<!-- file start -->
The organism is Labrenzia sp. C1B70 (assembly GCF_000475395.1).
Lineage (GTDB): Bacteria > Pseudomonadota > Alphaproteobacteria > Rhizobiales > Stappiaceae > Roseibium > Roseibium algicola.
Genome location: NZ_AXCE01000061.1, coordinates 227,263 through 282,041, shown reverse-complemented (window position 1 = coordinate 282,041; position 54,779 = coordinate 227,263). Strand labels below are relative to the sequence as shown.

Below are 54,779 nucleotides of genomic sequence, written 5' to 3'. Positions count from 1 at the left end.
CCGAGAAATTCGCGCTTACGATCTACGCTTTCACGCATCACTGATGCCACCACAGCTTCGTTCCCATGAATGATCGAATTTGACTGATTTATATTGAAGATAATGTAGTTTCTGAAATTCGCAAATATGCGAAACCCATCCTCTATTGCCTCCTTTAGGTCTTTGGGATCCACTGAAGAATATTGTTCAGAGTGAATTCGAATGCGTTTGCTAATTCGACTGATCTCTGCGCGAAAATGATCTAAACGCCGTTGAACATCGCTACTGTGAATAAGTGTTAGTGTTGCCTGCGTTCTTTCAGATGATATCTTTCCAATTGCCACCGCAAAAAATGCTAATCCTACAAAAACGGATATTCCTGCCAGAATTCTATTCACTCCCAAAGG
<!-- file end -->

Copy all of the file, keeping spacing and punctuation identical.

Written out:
The organism is Labrenzia sp. C1B70 (assembly GCF_000475395.1).
Lineage (GTDB): Bacteria > Pseudomonadota > Alphaproteobacteria > Rhizobiales > Stappiaceae > Roseibium > Roseibium algicola.
Genome location: NZ_AXCE01000061.1, coordinates 227,263 through 282,041, shown reverse-complemented (window position 1 = coordinate 282,041; position 54,779 = coordinate 227,263). Strand labels below are relative to the sequence as shown.

Below are 54,779 nucleotides of genomic sequence, written 5' to 3'. Positions count from 1 at the left end.
CCGAGAAATTCGCGCTTACGATCTACGCTTTCACGCATCACTGATGCCACCACAGCTTCGTTCCCATGAATGATCGAATTTGACTGATTTATATTGAAGATAATGTAGTTTCTGAAATTCGCAAATATGCGAAACCCATCCTCTATTGCCTCCTTTAGGTCTTTGGGATCCACTGAAGAATATTGTTCAGAGTGAATTCGAATGCGTTTGCTAATTCGACTGATCTCTGCGCGAAAATGATCTAAACGCCGTTGAACATCGCTACTGTGAATAAGTGTTAGTGTTGCCTGCGTTCTTTCAGATGATATCTTTCCAATTGCCACCGCAAAAAATGCTAATCCTACAAAAACGGATATTCCTGCCAGAATTCTATTCACTCCCAAAGG